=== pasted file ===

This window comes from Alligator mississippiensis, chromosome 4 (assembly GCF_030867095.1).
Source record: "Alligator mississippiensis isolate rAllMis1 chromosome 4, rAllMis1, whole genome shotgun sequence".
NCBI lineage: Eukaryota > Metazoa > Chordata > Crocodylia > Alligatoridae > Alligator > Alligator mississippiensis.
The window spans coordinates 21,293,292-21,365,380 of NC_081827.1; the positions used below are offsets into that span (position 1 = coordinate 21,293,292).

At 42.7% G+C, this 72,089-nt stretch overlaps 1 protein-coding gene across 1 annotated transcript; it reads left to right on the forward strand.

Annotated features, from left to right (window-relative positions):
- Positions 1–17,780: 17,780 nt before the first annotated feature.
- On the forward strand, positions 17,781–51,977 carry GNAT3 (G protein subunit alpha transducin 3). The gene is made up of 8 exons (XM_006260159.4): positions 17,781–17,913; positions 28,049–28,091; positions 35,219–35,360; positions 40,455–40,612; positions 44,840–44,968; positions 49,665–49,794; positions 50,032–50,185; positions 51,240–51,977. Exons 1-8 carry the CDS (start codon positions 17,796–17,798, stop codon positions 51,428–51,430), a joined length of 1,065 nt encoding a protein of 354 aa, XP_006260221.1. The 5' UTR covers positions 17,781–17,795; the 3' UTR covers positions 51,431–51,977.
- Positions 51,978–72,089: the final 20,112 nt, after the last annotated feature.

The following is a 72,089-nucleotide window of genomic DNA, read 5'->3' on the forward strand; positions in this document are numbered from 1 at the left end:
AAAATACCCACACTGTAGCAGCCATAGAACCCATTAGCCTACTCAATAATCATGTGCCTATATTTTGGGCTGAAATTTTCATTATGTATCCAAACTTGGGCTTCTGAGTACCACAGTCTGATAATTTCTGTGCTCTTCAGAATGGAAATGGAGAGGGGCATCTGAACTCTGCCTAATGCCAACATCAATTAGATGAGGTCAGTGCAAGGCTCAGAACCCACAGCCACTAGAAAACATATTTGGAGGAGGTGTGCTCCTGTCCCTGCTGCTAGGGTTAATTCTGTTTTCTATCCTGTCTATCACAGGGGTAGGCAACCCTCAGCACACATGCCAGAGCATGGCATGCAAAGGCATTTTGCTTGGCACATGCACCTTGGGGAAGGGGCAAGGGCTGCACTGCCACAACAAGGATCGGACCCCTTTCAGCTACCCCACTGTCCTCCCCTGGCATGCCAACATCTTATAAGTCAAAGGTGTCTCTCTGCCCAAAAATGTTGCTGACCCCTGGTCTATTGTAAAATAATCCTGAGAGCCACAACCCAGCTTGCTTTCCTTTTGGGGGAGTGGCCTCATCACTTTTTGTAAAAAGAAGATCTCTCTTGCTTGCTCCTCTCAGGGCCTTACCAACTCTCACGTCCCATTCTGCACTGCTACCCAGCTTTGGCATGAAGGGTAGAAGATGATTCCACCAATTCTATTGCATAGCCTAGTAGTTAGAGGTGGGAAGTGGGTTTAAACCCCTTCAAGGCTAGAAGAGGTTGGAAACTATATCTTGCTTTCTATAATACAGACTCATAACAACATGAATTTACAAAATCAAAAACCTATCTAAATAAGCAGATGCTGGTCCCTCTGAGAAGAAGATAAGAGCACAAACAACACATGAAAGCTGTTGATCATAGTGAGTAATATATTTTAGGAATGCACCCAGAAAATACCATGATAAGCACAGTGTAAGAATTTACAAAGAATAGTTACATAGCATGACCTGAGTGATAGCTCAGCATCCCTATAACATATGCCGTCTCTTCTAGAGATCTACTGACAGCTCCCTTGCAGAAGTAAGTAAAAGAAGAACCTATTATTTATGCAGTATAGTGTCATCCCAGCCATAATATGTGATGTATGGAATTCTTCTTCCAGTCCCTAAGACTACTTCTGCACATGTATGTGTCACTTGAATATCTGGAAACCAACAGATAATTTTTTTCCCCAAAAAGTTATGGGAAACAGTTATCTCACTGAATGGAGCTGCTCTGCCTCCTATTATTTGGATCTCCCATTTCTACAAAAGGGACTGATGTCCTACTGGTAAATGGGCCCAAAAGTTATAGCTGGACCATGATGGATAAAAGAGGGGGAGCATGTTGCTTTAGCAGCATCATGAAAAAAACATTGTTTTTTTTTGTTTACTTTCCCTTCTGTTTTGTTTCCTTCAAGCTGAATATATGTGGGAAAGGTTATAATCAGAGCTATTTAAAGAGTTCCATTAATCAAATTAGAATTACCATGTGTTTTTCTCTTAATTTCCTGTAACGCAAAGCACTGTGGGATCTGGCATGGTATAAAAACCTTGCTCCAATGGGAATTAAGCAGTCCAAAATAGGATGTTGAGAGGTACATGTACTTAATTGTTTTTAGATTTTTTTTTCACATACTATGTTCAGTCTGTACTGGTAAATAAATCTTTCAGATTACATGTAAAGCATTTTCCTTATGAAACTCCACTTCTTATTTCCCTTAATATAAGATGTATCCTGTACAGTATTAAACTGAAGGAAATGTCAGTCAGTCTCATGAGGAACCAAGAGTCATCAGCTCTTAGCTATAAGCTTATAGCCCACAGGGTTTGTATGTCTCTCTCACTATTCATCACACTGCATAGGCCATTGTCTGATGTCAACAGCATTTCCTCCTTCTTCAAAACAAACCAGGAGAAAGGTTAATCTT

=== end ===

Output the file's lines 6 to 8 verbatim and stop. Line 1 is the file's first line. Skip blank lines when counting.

Annotated features, from left to right (window-relative positions):
- Positions 1–17,780: 17,780 nt before the first annotated feature.
- On the forward strand, positions 17,781–51,977 carry GNAT3 (G protein subunit alpha transducin 3). The gene is made up of 8 exons (XM_006260159.4): positions 17,781–17,913; positions 28,049–28,091; positions 35,219–35,360; positions 40,455–40,612; positions 44,840–44,968; positions 49,665–49,794; positions 50,032–50,185; positions 51,240–51,977. Exons 1-8 carry the CDS (start codon positions 17,796–17,798, stop codon positions 51,428–51,430), a joined length of 1,065 nt encoding a protein of 354 aa, XP_006260221.1. The 5' UTR covers positions 17,781–17,795; the 3' UTR covers positions 51,431–51,977.